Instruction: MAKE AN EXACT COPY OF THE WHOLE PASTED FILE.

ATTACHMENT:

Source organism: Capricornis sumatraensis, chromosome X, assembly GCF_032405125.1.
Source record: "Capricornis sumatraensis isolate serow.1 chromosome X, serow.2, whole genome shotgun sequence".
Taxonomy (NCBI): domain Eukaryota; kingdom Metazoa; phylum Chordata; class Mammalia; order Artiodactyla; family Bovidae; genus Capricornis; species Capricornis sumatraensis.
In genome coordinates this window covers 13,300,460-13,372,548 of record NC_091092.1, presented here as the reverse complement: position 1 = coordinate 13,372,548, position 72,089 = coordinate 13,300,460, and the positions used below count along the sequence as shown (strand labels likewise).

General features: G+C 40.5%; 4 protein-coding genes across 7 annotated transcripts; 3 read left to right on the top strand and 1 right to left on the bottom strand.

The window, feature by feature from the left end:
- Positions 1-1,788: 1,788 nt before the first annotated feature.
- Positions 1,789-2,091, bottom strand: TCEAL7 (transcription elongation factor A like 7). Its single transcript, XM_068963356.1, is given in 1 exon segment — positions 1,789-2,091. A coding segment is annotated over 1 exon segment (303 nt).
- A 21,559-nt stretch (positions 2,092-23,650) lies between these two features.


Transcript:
Source organism: Capricornis sumatraensis, chromosome X, assembly GCF_032405125.1.
Source record: "Capricornis sumatraensis isolate serow.1 chromosome X, serow.2, whole genome shotgun sequence".
Taxonomy (NCBI): domain Eukaryota; kingdom Metazoa; phylum Chordata; class Mammalia; order Artiodactyla; family Bovidae; genus Capricornis; species Capricornis sumatraensis.
In genome coordinates this window covers 13,300,460-13,372,548 of record NC_091092.1, presented here as the reverse complement: position 1 = coordinate 13,372,548, position 72,089 = coordinate 13,300,460, and the positions used below count along the sequence as shown (strand labels likewise).

General features: G+C 40.5%; 4 protein-coding genes across 7 annotated transcripts; 3 read left to right on the top strand and 1 right to left on the bottom strand.

The window, feature by feature from the left end:
- Positions 1-1,788: 1,788 nt before the first annotated feature.
- Positions 1,789-2,091, bottom strand: TCEAL7 (transcription elongation factor A like 7). Its single transcript, XM_068963356.1, is given in 1 exon segment — positions 1,789-2,091. A coding segment is annotated over 1 exon segment (303 nt).
- A 21,559-nt stretch (positions 2,092-23,650) lies between these two features.